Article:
RALEIGH, N.C. (AP) — Almost a third of North Carolina's counties have received permission from state elections officials to reduce early-voting hours heading into the May 6 primary below what last year's elections overhaul law demanded of them.
The law is a divisive issue that faces legal challenges. The law actually decreased the number of early-voting days from 17 days to 10 but came with a qualification. Counties would still have to offer at least the same number of cumulative hours for people to vote ahead of election day compared to the 2010 primary.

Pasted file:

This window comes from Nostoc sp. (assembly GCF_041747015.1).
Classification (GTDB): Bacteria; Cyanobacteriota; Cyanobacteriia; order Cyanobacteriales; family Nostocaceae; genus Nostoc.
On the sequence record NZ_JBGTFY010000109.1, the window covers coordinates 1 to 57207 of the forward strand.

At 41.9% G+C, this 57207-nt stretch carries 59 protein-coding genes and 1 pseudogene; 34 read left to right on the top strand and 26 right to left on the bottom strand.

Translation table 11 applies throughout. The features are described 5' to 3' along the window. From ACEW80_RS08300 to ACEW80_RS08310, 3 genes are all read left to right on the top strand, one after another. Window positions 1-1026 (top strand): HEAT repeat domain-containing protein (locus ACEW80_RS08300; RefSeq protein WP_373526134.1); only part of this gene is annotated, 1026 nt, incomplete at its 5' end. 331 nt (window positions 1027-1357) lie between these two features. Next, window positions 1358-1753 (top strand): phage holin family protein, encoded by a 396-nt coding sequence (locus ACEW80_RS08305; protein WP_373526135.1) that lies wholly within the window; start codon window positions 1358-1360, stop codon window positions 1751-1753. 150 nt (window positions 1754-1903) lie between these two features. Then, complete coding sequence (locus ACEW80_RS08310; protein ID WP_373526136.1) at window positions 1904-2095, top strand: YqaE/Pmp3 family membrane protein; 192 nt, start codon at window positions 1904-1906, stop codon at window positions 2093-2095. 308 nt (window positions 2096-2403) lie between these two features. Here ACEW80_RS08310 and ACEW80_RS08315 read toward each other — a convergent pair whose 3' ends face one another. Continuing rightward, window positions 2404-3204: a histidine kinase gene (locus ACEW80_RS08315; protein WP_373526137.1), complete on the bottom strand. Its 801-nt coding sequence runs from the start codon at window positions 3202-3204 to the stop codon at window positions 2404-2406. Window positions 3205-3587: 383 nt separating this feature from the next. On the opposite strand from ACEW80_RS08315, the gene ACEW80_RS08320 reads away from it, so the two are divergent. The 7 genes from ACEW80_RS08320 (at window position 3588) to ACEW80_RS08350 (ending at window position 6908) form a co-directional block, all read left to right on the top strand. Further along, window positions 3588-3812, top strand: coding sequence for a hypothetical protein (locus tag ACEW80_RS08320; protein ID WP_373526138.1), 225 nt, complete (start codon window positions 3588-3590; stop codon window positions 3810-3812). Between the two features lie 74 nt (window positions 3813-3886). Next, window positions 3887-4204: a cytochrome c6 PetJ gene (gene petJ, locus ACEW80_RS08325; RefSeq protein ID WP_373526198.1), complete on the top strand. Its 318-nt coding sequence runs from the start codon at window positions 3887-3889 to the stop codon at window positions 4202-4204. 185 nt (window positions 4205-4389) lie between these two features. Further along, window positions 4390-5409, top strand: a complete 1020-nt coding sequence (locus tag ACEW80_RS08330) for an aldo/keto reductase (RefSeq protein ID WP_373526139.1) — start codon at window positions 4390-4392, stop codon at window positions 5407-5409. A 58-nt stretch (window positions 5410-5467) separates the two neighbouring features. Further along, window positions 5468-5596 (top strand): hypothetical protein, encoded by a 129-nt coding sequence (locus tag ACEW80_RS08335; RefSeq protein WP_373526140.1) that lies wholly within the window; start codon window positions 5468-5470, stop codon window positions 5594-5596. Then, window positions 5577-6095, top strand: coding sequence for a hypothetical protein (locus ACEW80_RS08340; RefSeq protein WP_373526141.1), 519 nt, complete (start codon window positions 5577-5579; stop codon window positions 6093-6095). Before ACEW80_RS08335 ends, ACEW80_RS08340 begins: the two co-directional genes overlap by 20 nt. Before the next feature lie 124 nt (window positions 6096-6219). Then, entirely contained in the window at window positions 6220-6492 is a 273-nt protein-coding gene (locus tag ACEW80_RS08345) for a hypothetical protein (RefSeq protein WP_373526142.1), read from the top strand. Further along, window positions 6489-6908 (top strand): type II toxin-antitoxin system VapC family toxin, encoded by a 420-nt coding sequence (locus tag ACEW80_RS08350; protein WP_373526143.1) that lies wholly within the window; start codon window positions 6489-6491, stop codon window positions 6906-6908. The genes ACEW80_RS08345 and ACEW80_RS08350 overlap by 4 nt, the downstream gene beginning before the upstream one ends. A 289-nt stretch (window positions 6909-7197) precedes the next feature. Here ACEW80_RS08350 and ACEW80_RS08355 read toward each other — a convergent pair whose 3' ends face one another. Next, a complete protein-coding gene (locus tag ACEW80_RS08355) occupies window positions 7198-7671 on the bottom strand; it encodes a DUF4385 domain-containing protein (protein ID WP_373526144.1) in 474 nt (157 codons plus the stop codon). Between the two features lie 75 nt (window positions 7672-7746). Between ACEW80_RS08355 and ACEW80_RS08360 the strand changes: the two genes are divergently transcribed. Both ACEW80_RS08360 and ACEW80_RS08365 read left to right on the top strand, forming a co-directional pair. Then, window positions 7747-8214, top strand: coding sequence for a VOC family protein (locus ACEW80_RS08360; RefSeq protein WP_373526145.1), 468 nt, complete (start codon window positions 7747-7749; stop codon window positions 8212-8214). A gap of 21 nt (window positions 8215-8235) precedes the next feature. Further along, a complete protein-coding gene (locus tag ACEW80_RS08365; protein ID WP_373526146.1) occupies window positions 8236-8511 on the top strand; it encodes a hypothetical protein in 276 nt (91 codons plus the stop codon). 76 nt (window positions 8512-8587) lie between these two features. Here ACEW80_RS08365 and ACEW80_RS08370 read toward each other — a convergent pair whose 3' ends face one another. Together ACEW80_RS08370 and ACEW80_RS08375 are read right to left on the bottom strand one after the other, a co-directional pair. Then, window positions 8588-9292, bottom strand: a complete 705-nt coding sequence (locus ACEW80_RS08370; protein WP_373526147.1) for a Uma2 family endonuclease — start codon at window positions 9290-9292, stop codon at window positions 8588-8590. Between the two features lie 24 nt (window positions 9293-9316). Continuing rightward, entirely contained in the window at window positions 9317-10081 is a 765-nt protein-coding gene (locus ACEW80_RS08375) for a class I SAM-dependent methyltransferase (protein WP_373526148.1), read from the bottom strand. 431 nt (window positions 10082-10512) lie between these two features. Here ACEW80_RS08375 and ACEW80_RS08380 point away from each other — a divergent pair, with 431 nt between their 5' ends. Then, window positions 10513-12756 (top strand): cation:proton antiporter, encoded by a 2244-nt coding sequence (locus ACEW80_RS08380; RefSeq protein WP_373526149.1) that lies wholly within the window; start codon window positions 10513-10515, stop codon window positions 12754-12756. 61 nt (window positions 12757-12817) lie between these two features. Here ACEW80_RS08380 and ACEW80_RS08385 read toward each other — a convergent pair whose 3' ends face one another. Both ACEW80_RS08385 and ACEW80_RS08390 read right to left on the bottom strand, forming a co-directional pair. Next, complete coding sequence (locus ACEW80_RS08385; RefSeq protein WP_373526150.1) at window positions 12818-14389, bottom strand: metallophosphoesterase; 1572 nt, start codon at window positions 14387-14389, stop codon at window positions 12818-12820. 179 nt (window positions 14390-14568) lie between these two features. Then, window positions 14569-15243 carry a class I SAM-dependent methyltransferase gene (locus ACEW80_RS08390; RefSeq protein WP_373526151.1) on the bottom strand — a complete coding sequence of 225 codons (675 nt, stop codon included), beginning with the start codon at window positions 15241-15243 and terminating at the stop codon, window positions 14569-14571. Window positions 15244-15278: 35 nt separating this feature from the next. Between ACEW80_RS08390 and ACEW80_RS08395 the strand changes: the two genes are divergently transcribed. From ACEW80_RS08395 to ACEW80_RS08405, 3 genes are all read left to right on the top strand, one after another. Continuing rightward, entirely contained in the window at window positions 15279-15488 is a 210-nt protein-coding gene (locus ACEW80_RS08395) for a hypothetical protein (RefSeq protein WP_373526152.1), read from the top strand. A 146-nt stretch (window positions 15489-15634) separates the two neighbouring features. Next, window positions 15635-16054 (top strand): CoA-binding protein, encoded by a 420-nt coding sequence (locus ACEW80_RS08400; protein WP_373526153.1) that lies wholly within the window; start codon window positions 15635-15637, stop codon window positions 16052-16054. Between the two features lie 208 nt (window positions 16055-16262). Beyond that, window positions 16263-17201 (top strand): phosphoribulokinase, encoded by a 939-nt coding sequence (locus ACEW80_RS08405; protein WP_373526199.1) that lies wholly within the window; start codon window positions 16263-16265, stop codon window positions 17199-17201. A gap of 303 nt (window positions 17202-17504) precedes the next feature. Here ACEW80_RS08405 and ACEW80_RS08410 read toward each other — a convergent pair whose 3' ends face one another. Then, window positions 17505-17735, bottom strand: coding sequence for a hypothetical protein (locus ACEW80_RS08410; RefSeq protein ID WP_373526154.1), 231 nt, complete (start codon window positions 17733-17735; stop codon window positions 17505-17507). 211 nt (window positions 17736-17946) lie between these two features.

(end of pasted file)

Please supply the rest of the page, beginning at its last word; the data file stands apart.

But more than 30 counties have taken advantage of a little-discussed exemption in the law that allows them to offer fewer hours as long as county and state elections boards approve the change unanimously.